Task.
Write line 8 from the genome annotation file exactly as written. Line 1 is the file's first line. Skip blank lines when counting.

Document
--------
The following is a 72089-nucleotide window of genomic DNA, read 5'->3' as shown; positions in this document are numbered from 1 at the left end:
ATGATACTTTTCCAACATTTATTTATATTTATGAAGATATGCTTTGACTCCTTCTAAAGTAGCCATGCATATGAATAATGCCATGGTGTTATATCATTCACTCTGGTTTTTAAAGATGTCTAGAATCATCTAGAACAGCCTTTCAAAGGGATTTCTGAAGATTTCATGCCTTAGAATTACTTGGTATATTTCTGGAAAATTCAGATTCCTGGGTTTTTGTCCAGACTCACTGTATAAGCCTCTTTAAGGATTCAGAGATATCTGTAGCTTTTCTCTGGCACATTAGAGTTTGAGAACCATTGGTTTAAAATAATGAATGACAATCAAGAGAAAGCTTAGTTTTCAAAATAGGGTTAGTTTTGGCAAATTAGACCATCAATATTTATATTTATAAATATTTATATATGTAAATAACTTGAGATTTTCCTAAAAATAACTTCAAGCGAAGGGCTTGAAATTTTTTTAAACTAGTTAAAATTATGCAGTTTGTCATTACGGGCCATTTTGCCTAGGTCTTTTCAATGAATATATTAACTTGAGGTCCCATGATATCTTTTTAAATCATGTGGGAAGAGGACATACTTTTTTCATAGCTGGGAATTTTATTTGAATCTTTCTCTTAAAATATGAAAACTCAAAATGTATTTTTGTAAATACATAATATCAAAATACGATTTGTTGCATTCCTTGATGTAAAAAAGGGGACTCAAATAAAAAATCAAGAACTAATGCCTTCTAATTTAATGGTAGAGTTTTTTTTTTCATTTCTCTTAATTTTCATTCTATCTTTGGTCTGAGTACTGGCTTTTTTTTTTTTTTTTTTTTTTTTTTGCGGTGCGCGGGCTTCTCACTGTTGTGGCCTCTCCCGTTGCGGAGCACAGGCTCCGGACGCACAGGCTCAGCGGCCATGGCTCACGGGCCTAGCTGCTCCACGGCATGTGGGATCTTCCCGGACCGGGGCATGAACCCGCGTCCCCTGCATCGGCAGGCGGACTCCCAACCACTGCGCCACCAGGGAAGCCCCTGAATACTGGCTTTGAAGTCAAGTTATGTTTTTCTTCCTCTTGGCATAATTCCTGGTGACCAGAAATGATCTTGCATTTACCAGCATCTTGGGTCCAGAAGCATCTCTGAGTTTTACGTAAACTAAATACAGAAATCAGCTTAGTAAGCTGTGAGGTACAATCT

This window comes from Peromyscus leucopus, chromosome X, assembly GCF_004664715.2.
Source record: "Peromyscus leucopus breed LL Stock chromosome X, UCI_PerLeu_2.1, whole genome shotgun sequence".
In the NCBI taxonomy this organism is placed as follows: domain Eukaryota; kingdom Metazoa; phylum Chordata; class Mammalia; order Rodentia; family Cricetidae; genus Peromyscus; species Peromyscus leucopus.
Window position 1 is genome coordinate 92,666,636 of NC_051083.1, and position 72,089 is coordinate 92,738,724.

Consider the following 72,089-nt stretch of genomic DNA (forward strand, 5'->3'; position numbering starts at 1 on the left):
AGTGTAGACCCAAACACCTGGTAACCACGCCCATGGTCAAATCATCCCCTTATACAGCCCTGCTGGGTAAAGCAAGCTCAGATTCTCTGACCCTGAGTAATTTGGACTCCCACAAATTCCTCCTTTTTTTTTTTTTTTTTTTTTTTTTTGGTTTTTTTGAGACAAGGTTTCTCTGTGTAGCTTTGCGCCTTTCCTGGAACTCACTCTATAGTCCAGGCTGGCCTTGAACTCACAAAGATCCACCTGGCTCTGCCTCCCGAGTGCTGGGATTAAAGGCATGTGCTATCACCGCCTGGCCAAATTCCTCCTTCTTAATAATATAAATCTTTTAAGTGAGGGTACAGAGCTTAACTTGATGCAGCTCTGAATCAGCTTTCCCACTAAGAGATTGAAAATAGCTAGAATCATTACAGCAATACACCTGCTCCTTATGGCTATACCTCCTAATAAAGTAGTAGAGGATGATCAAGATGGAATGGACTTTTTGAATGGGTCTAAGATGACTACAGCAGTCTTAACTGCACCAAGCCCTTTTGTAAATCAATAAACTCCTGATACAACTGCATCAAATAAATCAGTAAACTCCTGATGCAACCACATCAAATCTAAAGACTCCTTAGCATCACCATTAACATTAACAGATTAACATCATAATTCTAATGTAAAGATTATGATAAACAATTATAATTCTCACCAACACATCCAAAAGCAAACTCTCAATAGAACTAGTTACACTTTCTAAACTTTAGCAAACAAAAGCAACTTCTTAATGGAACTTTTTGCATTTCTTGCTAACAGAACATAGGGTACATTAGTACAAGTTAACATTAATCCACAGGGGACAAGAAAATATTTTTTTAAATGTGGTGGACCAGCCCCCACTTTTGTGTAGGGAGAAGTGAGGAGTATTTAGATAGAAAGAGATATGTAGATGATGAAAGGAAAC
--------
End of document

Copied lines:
AGTGTAGACCCAAACACCTGGTAACCACGCCCATGGTCAAATCATCCCCTTATACAGCCCTGCTGGGTAAAGCAAGCTCAGATTCTCTGACCCTGAGTAATTTGGACTCCCACAAATTCCTCCTTTTTTTTTTTTTTTTTTTTTTTTTTGGTTTTTTTGAGACAAGGTTTCTCTGTGTAGCTTTGCGCCTTTCCTGGAACTCACTCTATAGTCCAGGCTGGCCTTGAACTCACAAAGATCCACCTGGCTCTGCCTCCCGAGTGCTGGGATTAAAGGCATGTGCTATCACCGCCTGGCCAAATTCCTCCTTCTTAATAATATAAATCTTTTAAGTGAGGGTACAGAGCTTAACTTGATGCAGCTCTGAATCAGCTTTCCCACTAAGAGATTGAAAATAGCTAGAATCATTACAGCAATACACCTGCTCCTTATGGCTATACCTCCTAATAAAGTAGTAGAGGATGATCAAGATGGAATGGACTTTTTGAATGGGTCTAAGATGACTACAGCAGTCTTAACTGCACCAAGCCCTTTTGTAAATCAATAAACTCCTGATACAACTGCATCAAATAAATCAGTAAACTCCTGATGCAACCACATCAAATCTAAAGACTCCTTAGCATCACCATTAACATTAACAGATTAACATCATAATTCTAATGTAAAGATTATGATAAACAATTATAATTCTCACCAACACATCCAAAAGCAAACTCTCAATAGAACTAGTTACACTTTCTAAACTTTAGCAAACAAAAGCAACTTCTTAATGGAACTTTTTGCATTTCTTGCTAACAGAACATAGGGTACATTAGTACAAGTTAACATTAATCCACAGGGGACAAGAAAATATTTTTTTAAATGTGGTGGACCAGCCCCCACTTTTGTGTAGGGAGAAGTGAGGAGTATTTAGATAGAAAGAGATATGTAGATGATGAAAGGAAAC